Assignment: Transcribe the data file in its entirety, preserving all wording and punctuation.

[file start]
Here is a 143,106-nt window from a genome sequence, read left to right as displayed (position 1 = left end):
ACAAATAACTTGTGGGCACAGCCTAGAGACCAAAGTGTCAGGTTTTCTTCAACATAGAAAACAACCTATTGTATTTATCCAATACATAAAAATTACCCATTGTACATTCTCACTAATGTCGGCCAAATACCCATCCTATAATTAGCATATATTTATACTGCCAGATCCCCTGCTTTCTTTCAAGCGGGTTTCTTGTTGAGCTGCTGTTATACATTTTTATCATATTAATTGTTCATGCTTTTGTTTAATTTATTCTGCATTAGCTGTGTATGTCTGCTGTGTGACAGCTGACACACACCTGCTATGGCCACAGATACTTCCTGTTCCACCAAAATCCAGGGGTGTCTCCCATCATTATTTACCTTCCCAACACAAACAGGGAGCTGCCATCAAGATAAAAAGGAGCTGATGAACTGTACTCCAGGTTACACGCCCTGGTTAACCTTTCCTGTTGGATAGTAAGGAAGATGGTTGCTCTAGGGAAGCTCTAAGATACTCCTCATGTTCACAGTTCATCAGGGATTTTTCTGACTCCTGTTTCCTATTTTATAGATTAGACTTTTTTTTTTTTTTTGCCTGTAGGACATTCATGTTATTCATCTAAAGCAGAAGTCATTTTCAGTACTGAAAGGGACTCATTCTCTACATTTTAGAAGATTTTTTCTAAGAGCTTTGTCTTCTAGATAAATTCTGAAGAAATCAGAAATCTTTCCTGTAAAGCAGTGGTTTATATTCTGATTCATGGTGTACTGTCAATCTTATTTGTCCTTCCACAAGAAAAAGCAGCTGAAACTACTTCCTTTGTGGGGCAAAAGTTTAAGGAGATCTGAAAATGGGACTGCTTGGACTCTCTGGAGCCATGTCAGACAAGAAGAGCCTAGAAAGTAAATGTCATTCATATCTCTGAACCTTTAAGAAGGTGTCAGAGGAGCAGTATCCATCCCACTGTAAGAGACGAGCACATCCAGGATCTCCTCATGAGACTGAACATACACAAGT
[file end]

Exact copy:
Here is a 143,106-nt window from a genome sequence, read left to right as displayed (position 1 = left end):
ACAAATAACTTGTGGGCACAGCCTAGAGACCAAAGTGTCAGGTTTTCTTCAACATAGAAAACAACCTATTGTATTTATCCAATACATAAAAATTACCCATTGTACATTCTCACTAATGTCGGCCAAATACCCATCCTATAATTAGCATATATTTATACTGCCAGATCCCCTGCTTTCTTTCAAGCGGGTTTCTTGTTGAGCTGCTGTTATACATTTTTATCATATTAATTGTTCATGCTTTTGTTTAATTTATTCTGCATTAGCTGTGTATGTCTGCTGTGTGACAGCTGACACACACCTGCTATGGCCACAGATACTTCCTGTTCCACCAAAATCCAGGGGTGTCTCCCATCATTATTTACCTTCCCAACACAAACAGGGAGCTGCCATCAAGATAAAAAGGAGCTGATGAACTGTACTCCAGGTTACACGCCCTGGTTAACCTTTCCTGTTGGATAGTAAGGAAGATGGTTGCTCTAGGGAAGCTCTAAGATACTCCTCATGTTCACAGTTCATCAGGGATTTTTCTGACTCCTGTTTCCTATTTTATAGATTAGACTTTTTTTTTTTTTTTGCCTGTAGGACATTCATGTTATTCATCTAAAGCAGAAGTCATTTTCAGTACTGAAAGGGACTCATTCTCTACATTTTAGAAGATTTTTTCTAAGAGCTTTGTCTTCTAGATAAATTCTGAAGAAATCAGAAATCTTTCCTGTAAAGCAGTGGTTTATATTCTGATTCATGGTGTACTGTCAATCTTATTTGTCCTTCCACAAGAAAAAGCAGCTGAAACTACTTCCTTTGTGGGGCAAAAGTTTAAGGAGATCTGAAAATGGGACTGCTTGGACTCTCTGGAGCCATGTCAGACAAGAAGAGCCTAGAAAGTAAATGTCATTCATATCTCTGAACCTTTAAGAAGGTGTCAGAGGAGCAGTATCCATCCCACTGTAAGAGACGAGCACATCCAGGATCTCCTCATGAGACTGAACATACACAAGT